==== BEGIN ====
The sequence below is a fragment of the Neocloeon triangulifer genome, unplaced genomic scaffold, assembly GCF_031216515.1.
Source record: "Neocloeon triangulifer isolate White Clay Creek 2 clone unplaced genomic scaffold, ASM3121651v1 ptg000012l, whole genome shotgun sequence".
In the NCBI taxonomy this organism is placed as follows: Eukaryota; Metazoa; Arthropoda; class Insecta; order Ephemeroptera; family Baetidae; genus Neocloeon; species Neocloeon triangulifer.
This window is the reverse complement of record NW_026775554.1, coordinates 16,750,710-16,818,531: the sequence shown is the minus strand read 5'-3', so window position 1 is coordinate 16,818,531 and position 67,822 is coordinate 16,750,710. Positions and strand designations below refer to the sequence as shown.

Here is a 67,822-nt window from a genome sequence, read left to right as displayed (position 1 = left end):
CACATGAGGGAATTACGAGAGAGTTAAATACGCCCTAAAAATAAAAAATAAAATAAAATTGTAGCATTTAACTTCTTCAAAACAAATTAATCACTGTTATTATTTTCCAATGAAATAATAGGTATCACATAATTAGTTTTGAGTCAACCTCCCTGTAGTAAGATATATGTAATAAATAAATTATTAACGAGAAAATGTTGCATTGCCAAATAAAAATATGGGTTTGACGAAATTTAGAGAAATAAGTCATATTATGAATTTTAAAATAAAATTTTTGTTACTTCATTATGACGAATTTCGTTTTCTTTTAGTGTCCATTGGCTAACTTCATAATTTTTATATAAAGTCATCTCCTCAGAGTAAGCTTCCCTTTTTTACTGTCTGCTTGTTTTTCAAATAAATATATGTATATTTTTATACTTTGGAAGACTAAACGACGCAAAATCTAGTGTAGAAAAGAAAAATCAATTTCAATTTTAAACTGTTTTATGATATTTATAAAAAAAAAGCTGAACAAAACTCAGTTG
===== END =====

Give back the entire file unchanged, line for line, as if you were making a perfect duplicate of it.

The sequence below is a fragment of the Neocloeon triangulifer genome, unplaced genomic scaffold, assembly GCF_031216515.1.
Source record: "Neocloeon triangulifer isolate White Clay Creek 2 clone unplaced genomic scaffold, ASM3121651v1 ptg000012l, whole genome shotgun sequence".
In the NCBI taxonomy this organism is placed as follows: Eukaryota; Metazoa; Arthropoda; class Insecta; order Ephemeroptera; family Baetidae; genus Neocloeon; species Neocloeon triangulifer.
This window is the reverse complement of record NW_026775554.1, coordinates 16,750,710-16,818,531: the sequence shown is the minus strand read 5'-3', so window position 1 is coordinate 16,818,531 and position 67,822 is coordinate 16,750,710. Positions and strand designations below refer to the sequence as shown.

Here is a 67,822-nt window from a genome sequence, read left to right as displayed (position 1 = left end):
CACATGAGGGAATTACGAGAGAGTTAAATACGCCCTAAAAATAAAAAATAAAATAAAATTGTAGCATTTAACTTCTTCAAAACAAATTAATCACTGTTATTATTTTCCAATGAAATAATAGGTATCACATAATTAGTTTTGAGTCAACCTCCCTGTAGTAAGATATATGTAATAAATAAATTATTAACGAGAAAATGTTGCATTGCCAAATAAAAATATGGGTTTGACGAAATTTAGAGAAATAAGTCATATTATGAATTTTAAAATAAAATTTTTGTTACTTCATTATGACGAATTTCGTTTTCTTTTAGTGTCCATTGGCTAACTTCATAATTTTTATATAAAGTCATCTCCTCAGAGTAAGCTTCCCTTTTTTACTGTCTGCTTGTTTTTCAAATAAATATATGTATATTTTTATACTTTGGAAGACTAAACGACGCAAAATCTAGTGTAGAAAAGAAAAATCAATTTCAATTTTAAACTGTTTTATGATATTTATAAAAAAAAAGCTGAACAAAACTCAGTTG